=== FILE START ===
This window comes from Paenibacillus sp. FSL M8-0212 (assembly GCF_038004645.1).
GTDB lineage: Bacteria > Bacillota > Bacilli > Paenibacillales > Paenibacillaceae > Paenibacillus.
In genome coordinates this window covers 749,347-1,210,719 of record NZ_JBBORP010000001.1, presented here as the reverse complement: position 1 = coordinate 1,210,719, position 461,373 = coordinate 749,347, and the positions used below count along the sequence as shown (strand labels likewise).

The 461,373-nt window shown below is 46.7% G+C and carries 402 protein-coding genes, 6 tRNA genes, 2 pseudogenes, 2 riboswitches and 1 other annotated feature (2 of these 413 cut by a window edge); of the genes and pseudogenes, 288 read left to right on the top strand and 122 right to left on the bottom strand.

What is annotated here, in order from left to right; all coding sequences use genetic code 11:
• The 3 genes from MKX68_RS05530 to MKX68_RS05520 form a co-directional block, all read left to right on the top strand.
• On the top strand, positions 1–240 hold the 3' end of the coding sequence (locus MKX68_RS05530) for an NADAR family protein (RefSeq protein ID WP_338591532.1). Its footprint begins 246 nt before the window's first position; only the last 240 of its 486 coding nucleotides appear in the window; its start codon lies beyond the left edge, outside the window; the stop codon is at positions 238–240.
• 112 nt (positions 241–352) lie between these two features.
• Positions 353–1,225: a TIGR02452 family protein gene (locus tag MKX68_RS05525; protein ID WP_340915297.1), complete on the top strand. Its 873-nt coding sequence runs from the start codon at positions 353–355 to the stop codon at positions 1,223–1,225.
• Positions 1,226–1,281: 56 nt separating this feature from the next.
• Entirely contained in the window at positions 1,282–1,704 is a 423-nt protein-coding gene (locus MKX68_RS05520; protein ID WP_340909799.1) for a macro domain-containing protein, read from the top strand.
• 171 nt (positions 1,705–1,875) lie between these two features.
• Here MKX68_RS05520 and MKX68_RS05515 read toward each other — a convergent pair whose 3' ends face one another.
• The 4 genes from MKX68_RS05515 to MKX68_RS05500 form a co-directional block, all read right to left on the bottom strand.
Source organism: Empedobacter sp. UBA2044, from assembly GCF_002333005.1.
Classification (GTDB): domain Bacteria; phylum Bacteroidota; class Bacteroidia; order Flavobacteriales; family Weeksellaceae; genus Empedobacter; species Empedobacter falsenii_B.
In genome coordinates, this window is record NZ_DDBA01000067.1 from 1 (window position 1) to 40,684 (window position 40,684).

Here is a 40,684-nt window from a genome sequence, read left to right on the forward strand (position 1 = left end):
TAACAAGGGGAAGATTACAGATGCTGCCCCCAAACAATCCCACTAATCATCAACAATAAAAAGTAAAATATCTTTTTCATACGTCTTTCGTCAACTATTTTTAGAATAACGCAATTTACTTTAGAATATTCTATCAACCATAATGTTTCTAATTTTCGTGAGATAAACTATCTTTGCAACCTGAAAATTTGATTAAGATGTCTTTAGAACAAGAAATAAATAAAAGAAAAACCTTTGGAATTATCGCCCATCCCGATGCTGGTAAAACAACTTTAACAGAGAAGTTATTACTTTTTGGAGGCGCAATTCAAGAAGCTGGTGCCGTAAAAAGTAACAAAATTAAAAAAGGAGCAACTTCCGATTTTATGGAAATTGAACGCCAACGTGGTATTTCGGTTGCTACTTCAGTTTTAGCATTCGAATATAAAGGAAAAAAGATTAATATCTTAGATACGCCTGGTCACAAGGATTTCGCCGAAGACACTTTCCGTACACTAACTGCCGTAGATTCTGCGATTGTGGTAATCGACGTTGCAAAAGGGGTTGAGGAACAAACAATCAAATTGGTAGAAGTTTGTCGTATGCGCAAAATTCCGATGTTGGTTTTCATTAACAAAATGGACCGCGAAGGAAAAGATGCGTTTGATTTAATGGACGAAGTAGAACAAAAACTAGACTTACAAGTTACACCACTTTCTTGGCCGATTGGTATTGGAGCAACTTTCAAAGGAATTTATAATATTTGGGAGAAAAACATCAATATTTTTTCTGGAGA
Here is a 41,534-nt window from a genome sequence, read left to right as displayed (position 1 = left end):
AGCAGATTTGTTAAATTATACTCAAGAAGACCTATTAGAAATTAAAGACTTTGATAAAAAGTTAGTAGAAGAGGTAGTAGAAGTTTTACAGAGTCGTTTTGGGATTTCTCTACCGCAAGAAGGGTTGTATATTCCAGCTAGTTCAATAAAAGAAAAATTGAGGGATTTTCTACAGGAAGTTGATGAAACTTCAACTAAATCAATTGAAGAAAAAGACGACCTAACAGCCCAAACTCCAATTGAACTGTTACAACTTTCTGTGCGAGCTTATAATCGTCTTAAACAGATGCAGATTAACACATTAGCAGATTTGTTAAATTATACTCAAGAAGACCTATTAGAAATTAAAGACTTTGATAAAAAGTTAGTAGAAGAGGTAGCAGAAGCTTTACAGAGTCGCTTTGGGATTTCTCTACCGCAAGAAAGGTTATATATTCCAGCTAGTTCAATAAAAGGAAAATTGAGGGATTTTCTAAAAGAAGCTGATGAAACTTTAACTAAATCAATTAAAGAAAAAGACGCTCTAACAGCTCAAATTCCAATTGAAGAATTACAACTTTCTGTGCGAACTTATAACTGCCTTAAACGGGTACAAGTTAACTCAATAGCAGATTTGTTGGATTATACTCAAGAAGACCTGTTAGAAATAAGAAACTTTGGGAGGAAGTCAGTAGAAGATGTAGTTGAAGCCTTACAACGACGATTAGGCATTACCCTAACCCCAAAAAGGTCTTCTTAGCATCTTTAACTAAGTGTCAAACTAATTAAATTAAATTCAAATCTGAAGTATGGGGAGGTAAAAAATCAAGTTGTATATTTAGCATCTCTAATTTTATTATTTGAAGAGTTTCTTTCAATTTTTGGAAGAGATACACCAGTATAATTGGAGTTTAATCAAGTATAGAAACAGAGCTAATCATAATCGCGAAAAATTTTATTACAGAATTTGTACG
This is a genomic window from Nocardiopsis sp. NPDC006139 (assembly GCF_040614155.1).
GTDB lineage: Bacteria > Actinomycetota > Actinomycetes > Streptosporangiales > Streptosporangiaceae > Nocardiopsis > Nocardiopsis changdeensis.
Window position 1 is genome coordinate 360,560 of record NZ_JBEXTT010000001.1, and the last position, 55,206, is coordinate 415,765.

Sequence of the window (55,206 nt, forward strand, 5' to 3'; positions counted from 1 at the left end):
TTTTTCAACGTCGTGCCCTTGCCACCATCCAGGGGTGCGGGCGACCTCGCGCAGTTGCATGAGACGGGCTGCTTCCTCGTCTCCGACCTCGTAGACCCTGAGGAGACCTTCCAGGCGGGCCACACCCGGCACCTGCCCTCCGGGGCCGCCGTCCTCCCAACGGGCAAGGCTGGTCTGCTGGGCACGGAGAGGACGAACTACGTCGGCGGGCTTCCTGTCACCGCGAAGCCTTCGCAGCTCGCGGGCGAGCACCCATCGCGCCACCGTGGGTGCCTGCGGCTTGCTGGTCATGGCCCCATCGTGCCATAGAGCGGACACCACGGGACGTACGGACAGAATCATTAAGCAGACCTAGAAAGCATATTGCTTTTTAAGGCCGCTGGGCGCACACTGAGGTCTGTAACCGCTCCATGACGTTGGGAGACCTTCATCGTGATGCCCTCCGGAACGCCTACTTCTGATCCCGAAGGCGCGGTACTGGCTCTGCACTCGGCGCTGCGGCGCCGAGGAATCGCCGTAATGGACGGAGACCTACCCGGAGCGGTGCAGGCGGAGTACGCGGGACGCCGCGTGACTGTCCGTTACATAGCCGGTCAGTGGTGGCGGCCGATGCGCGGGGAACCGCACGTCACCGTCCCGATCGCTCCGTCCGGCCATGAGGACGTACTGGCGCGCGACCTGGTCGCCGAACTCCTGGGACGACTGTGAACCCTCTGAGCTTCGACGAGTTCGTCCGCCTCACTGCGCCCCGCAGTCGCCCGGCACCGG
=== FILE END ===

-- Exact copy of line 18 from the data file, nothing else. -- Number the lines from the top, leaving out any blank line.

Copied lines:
Here is a 40,684-nt window from a genome sequence, read left to right on the forward strand (position 1 = left end):